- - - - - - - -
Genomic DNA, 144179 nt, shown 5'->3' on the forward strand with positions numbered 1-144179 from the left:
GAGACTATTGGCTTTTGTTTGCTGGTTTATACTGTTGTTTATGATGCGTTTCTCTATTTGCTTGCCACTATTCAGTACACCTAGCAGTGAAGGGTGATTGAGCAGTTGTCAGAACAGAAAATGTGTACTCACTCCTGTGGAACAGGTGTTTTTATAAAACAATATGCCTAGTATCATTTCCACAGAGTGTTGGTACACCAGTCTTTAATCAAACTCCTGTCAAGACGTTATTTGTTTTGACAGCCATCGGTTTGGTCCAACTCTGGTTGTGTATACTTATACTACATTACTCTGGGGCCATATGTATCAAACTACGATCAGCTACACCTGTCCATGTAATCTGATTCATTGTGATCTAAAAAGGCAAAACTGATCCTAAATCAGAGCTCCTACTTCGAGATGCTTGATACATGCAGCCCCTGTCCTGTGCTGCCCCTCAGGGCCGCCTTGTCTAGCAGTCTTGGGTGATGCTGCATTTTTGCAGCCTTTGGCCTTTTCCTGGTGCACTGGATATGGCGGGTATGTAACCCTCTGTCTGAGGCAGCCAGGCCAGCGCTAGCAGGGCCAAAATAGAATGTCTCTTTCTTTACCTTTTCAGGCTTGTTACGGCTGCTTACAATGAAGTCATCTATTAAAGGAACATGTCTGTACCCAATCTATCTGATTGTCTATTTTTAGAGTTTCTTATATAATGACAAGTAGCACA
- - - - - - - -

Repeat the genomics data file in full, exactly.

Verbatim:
Genomic DNA, 144179 nt, shown 5'->3' on the forward strand with positions numbered 1-144179 from the left:
GAGACTATTGGCTTTTGTTTGCTGGTTTATACTGTTGTTTATGATGCGTTTCTCTATTTGCTTGCCACTATTCAGTACACCTAGCAGTGAAGGGTGATTGAGCAGTTGTCAGAACAGAAAATGTGTACTCACTCCTGTGGAACAGGTGTTTTTATAAAACAATATGCCTAGTATCATTTCCACAGAGTGTTGGTACACCAGTCTTTAATCAAACTCCTGTCAAGACGTTATTTGTTTTGACAGCCATCGGTTTGGTCCAACTCTGGTTGTGTATACTTATACTACATTACTCTGGGGCCATATGTATCAAACTACGATCAGCTACACCTGTCCATGTAATCTGATTCATTGTGATCTAAAAAGGCAAAACTGATCCTAAATCAGAGCTCCTACTTCGAGATGCTTGATACATGCAGCCCCTGTCCTGTGCTGCCCCTCAGGGCCGCCTTGTCTAGCAGTCTTGGGTGATGCTGCATTTTTGCAGCCTTTGGCCTTTTCCTGGTGCACTGGATATGGCGGGTATGTAACCCTCTGTCTGAGGCAGCCAGGCCAGCGCTAGCAGGGCCAAAATAGAATGTCTCTTTCTTTACCTTTTCAGGCTTGTTACGGCTGCTTACAATGAAGTCATCTATTAAAGGAACATGTCTGTACCCAATCTATCTGATTGTCTATTTTTAGAGTTTCTTATATAATGACAAGTAGCACA